Photo taken in:Baia MareCountry name at time of photo:Romania (1920-1945)Country name today:RomaniaName of the photographer / studio:Laszlo Gottlieb
This is the house in Nagybanya where I was born. My father wrote on the photo the name of the street.
In 1919 my father went back to Maramarossziget, he fell in love with my mother, and married her. They moved to Nagybanya together in 1926 or in 1927, because there were better possibilities of employment. My father became one of the main clerks of the famous Phonix Factory, which was mainly a sulfuric acid factory. He worked there until World War II, until deportation.
I was born in 1929 in Nagybanya. From the age of three I lived at my paternal grandparents. My grandparents lived in a village somewhere near Nagybanya for a while, I was with them there too, then in Nagybanya. But when I was five years old, my father took me with him, he rented a quite nice apartment, in a nice part, let's say, of Nagybanya, in a villa. The owner was a woman from Kolozsvar, a widow, her family name was Herczeg. The rent was quite high, but it was in the outskirts, the air was fine there. My father always feared that I got tuberculosis or something like that. This was when I was five. We had somebody who did the housekeeping; my father had a good salary, in those times this didn't mean a problem. Later it was my step-mother who did the housekeeping. Well, it wasn't her who actually worked, but she gave out the tasks for everybody. It wasn't her who did the cooking, we had a cook. This wasn't a problem.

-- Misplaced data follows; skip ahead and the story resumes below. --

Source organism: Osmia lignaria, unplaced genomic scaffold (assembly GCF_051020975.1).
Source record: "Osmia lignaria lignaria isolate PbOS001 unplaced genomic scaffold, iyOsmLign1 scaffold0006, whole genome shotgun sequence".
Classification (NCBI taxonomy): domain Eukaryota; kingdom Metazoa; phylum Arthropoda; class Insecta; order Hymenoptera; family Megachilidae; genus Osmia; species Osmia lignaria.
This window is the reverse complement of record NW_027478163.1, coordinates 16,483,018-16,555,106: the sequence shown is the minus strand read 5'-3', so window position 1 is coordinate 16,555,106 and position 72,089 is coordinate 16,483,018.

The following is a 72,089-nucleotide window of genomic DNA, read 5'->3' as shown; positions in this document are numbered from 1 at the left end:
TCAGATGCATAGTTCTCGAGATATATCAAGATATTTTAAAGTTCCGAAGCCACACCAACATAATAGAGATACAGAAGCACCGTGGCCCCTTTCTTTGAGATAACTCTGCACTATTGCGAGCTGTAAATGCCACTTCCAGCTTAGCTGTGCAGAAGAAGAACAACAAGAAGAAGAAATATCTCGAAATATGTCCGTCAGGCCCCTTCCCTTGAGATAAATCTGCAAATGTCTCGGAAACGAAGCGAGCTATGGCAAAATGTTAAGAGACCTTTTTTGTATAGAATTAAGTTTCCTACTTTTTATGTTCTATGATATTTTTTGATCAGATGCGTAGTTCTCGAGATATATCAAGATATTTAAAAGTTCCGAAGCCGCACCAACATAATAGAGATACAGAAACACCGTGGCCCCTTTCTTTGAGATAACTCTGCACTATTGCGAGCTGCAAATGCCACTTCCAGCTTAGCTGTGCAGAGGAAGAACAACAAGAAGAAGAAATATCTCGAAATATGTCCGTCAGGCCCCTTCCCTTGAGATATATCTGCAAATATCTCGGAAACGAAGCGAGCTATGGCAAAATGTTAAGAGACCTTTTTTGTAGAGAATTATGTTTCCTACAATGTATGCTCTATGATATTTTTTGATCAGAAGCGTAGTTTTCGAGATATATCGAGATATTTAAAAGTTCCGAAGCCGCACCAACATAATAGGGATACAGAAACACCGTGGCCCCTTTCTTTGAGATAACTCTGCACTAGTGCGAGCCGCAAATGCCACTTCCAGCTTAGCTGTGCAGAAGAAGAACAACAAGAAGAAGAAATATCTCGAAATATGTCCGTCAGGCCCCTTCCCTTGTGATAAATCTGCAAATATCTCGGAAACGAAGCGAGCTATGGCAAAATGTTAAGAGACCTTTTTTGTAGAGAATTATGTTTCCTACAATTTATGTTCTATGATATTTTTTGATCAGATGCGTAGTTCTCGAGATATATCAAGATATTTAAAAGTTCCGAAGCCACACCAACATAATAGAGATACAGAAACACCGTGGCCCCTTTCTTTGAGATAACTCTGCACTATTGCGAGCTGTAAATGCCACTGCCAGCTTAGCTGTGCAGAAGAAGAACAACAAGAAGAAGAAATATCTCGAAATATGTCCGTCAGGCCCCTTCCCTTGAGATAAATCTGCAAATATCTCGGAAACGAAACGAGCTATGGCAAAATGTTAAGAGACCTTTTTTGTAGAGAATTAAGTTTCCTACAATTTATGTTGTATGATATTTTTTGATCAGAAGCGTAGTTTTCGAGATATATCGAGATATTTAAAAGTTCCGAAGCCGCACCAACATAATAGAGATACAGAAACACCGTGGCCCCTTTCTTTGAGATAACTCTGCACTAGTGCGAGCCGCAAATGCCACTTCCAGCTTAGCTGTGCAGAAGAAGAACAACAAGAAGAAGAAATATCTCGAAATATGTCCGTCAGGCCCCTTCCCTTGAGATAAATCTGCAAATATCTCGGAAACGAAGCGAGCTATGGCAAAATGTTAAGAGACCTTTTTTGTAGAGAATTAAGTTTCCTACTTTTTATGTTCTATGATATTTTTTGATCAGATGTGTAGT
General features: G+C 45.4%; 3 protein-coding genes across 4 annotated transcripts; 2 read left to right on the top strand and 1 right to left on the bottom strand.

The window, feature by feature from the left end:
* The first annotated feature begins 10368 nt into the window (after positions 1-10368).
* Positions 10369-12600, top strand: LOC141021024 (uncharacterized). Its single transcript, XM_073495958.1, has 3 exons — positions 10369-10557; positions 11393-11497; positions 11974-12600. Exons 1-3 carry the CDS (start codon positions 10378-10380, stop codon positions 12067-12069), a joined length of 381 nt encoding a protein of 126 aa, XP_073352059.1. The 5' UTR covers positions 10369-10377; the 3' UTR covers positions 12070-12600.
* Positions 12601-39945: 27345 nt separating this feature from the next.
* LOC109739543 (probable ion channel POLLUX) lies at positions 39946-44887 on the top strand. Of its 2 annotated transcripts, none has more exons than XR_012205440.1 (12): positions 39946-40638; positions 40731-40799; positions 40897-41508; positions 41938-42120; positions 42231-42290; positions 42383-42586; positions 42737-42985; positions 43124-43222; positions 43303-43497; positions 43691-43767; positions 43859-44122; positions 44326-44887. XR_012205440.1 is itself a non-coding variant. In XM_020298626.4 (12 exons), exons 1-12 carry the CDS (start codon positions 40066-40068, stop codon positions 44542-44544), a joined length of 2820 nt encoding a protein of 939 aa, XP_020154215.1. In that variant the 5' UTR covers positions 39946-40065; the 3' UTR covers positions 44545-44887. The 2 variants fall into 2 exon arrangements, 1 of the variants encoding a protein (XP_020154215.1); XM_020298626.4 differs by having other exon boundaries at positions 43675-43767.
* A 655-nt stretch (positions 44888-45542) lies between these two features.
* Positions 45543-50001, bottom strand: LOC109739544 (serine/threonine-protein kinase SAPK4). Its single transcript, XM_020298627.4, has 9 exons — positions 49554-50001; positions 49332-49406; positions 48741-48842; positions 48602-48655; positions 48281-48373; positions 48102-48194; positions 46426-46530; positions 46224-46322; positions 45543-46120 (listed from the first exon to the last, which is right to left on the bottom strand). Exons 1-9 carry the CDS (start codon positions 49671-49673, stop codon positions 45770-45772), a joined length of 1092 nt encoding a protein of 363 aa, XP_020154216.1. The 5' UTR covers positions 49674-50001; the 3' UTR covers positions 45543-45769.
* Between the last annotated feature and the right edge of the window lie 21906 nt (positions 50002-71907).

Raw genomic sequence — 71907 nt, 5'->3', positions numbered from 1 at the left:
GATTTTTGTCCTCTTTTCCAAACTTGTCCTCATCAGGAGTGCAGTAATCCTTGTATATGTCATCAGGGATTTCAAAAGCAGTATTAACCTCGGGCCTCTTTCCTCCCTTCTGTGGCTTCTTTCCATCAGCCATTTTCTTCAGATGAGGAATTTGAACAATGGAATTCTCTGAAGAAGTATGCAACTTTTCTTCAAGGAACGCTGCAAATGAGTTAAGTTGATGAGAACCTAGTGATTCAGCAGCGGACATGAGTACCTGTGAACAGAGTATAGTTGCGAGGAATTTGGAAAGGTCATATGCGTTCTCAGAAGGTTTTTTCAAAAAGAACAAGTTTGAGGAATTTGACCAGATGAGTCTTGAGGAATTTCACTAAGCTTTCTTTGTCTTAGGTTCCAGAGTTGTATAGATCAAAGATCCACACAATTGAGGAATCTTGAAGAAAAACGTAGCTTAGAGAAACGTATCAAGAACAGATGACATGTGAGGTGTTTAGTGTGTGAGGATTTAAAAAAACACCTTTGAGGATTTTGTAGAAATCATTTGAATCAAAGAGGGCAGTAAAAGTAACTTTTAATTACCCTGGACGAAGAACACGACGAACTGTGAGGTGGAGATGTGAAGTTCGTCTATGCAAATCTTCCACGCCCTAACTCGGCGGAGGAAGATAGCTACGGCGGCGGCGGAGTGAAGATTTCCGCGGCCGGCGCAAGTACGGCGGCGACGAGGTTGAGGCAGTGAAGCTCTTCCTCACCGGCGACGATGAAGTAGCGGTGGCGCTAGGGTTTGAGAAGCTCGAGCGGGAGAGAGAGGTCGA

I can tell only a few things about the Jewish community's life in Nagybanya before World War II. I only know about one big synagogue in Nagybanya, the others weren't synagogues, but rather prayer houses. My father rarely attended the synagogue, on such occasions he took me with him, but only on high days: to observe Rosh Hashanah, Yom Kippur or Pesach. Two or three times a year. And that was all.
I'll disclose it now: once in my life I did observe a holiday. When I turned thirteen years old, my father asked me if I wanted to become a bar mitzvah. I didn't want to, so I didn't become. But in the same year, at the time of the great fast, on Yom Kippur I fasted. I promised to my paternal grandmother whom I loved very much that I would fast. And I tell you that I really fasted. Because it would have had no reason at all to tell her that I was fasting, when I didn't. Either I fasted, either I didn't. And I did. Once in my lifetime. Grandma was very happy. I did this for her. And I also tried out whether I was able to fast or not. I could observe great fasting. Oh, my poor grandma told me things like: 'When you'll grow up, you'll have a nice Jewish wife.' To this I always answered: 'I will marry a woman I would love. No matter if she's Jewish or not…' And that's what happened. That's it.